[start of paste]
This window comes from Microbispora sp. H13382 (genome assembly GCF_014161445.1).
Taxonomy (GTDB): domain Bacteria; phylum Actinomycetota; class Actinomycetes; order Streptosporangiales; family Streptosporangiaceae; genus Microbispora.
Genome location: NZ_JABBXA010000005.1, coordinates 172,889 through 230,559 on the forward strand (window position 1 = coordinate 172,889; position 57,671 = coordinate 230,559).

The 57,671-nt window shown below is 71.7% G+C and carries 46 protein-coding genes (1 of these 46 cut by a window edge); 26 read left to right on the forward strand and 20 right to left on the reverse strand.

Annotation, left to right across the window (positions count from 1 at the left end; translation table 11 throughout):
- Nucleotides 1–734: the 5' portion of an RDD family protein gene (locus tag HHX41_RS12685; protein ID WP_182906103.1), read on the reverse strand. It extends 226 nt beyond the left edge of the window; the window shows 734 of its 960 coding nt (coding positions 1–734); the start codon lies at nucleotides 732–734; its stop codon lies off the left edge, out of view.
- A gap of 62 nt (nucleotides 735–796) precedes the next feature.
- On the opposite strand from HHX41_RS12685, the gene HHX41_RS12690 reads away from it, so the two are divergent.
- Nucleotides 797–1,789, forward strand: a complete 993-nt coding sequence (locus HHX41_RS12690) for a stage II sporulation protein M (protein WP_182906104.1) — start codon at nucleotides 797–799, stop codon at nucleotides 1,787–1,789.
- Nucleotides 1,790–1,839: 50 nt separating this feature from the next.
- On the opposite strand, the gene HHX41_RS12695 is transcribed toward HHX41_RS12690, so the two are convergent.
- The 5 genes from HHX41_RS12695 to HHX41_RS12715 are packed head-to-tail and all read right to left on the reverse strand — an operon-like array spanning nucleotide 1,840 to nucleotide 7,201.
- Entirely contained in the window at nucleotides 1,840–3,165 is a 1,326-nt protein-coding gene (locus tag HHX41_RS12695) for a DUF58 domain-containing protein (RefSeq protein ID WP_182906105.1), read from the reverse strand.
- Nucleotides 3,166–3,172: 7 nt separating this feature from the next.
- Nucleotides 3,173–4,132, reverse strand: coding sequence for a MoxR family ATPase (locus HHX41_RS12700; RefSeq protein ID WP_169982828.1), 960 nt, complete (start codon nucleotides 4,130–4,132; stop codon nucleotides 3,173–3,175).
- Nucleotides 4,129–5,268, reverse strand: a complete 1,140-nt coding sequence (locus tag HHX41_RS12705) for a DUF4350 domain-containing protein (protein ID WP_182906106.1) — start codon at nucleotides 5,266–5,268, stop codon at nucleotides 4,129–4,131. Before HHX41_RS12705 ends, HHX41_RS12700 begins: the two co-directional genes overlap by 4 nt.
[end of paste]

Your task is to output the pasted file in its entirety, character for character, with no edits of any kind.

This window comes from Microbispora sp. H13382 (genome assembly GCF_014161445.1).
Taxonomy (GTDB): domain Bacteria; phylum Actinomycetota; class Actinomycetes; order Streptosporangiales; family Streptosporangiaceae; genus Microbispora.
Genome location: NZ_JABBXA010000005.1, coordinates 172,889 through 230,559 on the forward strand (window position 1 = coordinate 172,889; position 57,671 = coordinate 230,559).

The 57,671-nt window shown below is 71.7% G+C and carries 46 protein-coding genes (1 of these 46 cut by a window edge); 26 read left to right on the forward strand and 20 right to left on the reverse strand.

Annotation, left to right across the window (positions count from 1 at the left end; translation table 11 throughout):
- Nucleotides 1–734: the 5' portion of an RDD family protein gene (locus tag HHX41_RS12685; protein ID WP_182906103.1), read on the reverse strand. It extends 226 nt beyond the left edge of the window; the window shows 734 of its 960 coding nt (coding positions 1–734); the start codon lies at nucleotides 732–734; its stop codon lies off the left edge, out of view.
- A gap of 62 nt (nucleotides 735–796) precedes the next feature.
- On the opposite strand from HHX41_RS12685, the gene HHX41_RS12690 reads away from it, so the two are divergent.
- Nucleotides 797–1,789, forward strand: a complete 993-nt coding sequence (locus HHX41_RS12690) for a stage II sporulation protein M (protein WP_182906104.1) — start codon at nucleotides 797–799, stop codon at nucleotides 1,787–1,789.
- Nucleotides 1,790–1,839: 50 nt separating this feature from the next.
- On the opposite strand, the gene HHX41_RS12695 is transcribed toward HHX41_RS12690, so the two are convergent.
- The 5 genes from HHX41_RS12695 to HHX41_RS12715 are packed head-to-tail and all read right to left on the reverse strand — an operon-like array spanning nucleotide 1,840 to nucleotide 7,201.
- Entirely contained in the window at nucleotides 1,840–3,165 is a 1,326-nt protein-coding gene (locus tag HHX41_RS12695) for a DUF58 domain-containing protein (RefSeq protein ID WP_182906105.1), read from the reverse strand.
- Nucleotides 3,166–3,172: 7 nt separating this feature from the next.
- Nucleotides 3,173–4,132, reverse strand: coding sequence for a MoxR family ATPase (locus HHX41_RS12700; RefSeq protein ID WP_169982828.1), 960 nt, complete (start codon nucleotides 4,130–4,132; stop codon nucleotides 3,173–3,175).
- Nucleotides 4,129–5,268, reverse strand: a complete 1,140-nt coding sequence (locus tag HHX41_RS12705) for a DUF4350 domain-containing protein (protein ID WP_182906106.1) — start codon at nucleotides 5,266–5,268, stop codon at nucleotides 4,129–4,131. Before HHX41_RS12705 ends, HHX41_RS12700 begins: the two co-directional genes overlap by 4 nt.